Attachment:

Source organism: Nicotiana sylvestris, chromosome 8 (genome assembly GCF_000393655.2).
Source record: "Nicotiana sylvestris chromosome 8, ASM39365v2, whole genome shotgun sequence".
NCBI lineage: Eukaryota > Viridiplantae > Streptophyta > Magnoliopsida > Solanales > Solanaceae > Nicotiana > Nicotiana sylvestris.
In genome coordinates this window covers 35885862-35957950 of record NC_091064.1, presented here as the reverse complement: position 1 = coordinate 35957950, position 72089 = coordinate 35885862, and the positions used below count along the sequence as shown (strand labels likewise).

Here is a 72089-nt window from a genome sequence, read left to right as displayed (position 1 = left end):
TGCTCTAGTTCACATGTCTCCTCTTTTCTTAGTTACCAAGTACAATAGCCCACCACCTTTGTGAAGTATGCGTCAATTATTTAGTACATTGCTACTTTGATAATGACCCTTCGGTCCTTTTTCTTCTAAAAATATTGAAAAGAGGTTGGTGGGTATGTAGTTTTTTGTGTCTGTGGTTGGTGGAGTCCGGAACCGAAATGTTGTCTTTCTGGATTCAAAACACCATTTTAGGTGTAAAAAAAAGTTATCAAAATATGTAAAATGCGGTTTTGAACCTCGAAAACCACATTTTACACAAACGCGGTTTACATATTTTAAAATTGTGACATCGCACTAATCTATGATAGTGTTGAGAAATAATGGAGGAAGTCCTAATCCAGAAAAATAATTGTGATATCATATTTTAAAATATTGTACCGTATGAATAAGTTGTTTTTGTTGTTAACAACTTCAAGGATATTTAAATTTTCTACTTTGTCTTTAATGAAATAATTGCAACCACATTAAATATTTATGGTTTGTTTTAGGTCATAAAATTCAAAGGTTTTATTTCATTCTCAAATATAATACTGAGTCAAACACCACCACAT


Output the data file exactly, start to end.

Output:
Source organism: Nicotiana sylvestris, chromosome 8 (genome assembly GCF_000393655.2).
Source record: "Nicotiana sylvestris chromosome 8, ASM39365v2, whole genome shotgun sequence".
NCBI lineage: Eukaryota > Viridiplantae > Streptophyta > Magnoliopsida > Solanales > Solanaceae > Nicotiana > Nicotiana sylvestris.
In genome coordinates this window covers 35885862-35957950 of record NC_091064.1, presented here as the reverse complement: position 1 = coordinate 35957950, position 72089 = coordinate 35885862, and the positions used below count along the sequence as shown (strand labels likewise).

Here is a 72089-nt window from a genome sequence, read left to right as displayed (position 1 = left end):
TGCTCTAGTTCACATGTCTCCTCTTTTCTTAGTTACCAAGTACAATAGCCCACCACCTTTGTGAAGTATGCGTCAATTATTTAGTACATTGCTACTTTGATAATGACCCTTCGGTCCTTTTTCTTCTAAAAATATTGAAAAGAGGTTGGTGGGTATGTAGTTTTTTGTGTCTGTGGTTGGTGGAGTCCGGAACCGAAATGTTGTCTTTCTGGATTCAAAACACCATTTTAGGTGTAAAAAAAAGTTATCAAAATATGTAAAATGCGGTTTTGAACCTCGAAAACCACATTTTACACAAACGCGGTTTACATATTTTAAAATTGTGACATCGCACTAATCTATGATAGTGTTGAGAAATAATGGAGGAAGTCCTAATCCAGAAAAATAATTGTGATATCATATTTTAAAATATTGTACCGTATGAATAAGTTGTTTTTGTTGTTAACAACTTCAAGGATATTTAAATTTTCTACTTTGTCTTTAATGAAATAATTGCAACCACATTAAATATTTATGGTTTGTTTTAGGTCATAAAATTCAAAGGTTTTATTTCATTCTCAAATATAATACTGAGTCAAACACCACCACAT